Demonstations were held in several other U.S. cities Thursday night to protest the police killings of two more black men: A Minnesota officer on Wednesday fatally shot Philando Castile while he was in a car with a woman and a child, the shooting's aftermath livestreamed in a widely shared Facebook video. A day earlier, Alton Sterling was shot in Louisiana after being pinned to the pavement by two white officers. That, too, was captured on a cellphone video.
Thursday's shootings occurred in area of hotels, restaurants, businesses and some residential apartments only a few blocks from Dealey Plaza, the landmark made famous by the Kennedy assassination.
The scene was chaotic, with officers with automatic rifles on the street corners.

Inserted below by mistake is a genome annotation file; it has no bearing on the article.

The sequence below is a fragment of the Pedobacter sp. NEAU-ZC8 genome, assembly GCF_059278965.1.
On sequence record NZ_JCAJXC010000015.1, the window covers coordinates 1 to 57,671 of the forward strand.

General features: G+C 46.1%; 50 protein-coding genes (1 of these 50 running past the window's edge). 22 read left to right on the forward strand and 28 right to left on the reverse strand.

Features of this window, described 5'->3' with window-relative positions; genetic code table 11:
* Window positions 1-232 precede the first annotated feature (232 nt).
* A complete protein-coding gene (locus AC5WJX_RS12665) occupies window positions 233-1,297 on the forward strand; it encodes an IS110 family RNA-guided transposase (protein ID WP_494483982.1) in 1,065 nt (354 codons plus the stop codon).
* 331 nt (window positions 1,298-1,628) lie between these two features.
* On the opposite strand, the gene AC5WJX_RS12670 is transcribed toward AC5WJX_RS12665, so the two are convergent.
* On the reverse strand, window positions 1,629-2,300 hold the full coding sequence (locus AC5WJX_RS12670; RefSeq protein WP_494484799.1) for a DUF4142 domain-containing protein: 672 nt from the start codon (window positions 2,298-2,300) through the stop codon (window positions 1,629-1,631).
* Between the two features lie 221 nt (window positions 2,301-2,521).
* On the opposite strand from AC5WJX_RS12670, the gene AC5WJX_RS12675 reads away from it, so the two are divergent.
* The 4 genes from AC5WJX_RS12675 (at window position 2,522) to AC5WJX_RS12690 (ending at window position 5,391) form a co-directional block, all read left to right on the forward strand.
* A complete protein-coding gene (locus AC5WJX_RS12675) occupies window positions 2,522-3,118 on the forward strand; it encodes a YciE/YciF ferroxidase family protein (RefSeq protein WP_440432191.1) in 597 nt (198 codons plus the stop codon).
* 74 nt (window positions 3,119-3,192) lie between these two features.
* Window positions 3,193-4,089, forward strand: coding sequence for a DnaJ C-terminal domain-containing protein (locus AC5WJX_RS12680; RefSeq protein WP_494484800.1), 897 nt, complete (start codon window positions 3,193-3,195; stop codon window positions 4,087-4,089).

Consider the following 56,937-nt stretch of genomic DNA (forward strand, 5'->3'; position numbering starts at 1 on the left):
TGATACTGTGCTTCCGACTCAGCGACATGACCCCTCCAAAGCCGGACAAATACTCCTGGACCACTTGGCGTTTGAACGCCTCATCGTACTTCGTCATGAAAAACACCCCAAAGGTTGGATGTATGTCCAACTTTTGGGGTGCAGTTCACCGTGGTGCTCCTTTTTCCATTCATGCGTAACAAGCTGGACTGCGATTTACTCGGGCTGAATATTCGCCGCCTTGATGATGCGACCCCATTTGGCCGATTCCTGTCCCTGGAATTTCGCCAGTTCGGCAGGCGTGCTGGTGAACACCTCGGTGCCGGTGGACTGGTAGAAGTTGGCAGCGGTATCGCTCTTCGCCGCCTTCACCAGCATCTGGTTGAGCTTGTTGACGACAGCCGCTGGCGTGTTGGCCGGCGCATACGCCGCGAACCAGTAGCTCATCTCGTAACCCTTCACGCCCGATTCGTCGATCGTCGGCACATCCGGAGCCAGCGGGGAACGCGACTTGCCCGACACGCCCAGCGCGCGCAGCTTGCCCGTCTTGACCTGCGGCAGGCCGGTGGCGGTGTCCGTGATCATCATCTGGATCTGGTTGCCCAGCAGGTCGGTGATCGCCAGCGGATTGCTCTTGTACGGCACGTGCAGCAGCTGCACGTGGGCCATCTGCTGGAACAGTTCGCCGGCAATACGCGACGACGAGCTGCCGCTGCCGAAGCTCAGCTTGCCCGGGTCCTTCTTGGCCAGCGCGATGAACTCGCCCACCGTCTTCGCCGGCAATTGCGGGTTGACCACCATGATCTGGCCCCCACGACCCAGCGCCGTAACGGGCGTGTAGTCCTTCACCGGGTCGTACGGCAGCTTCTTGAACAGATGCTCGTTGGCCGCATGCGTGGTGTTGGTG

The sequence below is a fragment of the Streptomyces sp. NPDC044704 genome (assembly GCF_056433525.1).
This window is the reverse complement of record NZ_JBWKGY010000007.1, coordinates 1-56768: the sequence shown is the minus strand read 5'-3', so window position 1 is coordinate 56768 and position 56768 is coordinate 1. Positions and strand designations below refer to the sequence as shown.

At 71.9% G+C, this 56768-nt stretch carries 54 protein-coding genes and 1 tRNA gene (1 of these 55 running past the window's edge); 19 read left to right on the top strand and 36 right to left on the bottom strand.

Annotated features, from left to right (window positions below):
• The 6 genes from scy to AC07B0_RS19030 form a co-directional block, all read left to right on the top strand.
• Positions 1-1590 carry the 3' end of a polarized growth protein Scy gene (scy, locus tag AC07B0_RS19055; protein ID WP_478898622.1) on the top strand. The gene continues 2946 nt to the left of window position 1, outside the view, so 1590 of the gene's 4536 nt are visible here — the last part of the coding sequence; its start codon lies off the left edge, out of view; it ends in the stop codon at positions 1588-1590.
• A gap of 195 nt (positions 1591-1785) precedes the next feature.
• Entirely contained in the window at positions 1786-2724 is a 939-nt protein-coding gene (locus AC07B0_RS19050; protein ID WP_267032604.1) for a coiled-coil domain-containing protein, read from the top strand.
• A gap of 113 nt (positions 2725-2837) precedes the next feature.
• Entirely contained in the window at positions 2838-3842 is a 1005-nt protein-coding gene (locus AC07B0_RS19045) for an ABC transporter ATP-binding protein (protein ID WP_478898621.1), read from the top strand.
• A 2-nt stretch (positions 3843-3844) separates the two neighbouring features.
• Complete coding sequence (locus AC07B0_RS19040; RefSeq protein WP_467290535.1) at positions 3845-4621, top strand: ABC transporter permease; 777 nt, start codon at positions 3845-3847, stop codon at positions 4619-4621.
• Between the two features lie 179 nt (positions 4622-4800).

"Everyone just started running," Devante Odom, 21, told The Dallas Morning News. "We lost touch with two of our friends just trying to get out of there."
Carlos Harris, who lives downtown, told the newspaper that the shooters "were strategic. It was tap, tap, pause. Tap, tap pause," he said.
Brown said police don't have a motivation for the attacks or any information on the suspects. He said they "triangulated" in the downtown area where the protesters were marching and had "some knowledge of the route" they would take.
Video posted on social media appeared to show a gunman at ground level exchanging fire with a police officer who was then felled.
RAW VIDEO: Chaos in downtown Dallas
Authorities have not determined whether any protesters were involved with the attack and were not certain early Friday that all suspects had been located, Brown said.
Rawlings said authorities would likely ask some people to stay away from downtown Dallas on Friday. Rawlings said a map would be posted online showing an area where people should avoid on Friday.
Early Friday morning, dozens of officers filled the corridor of the emergency room at Baylor Medical Center, where other wounded officers were taken. The mayor and police chief were seen arriving there.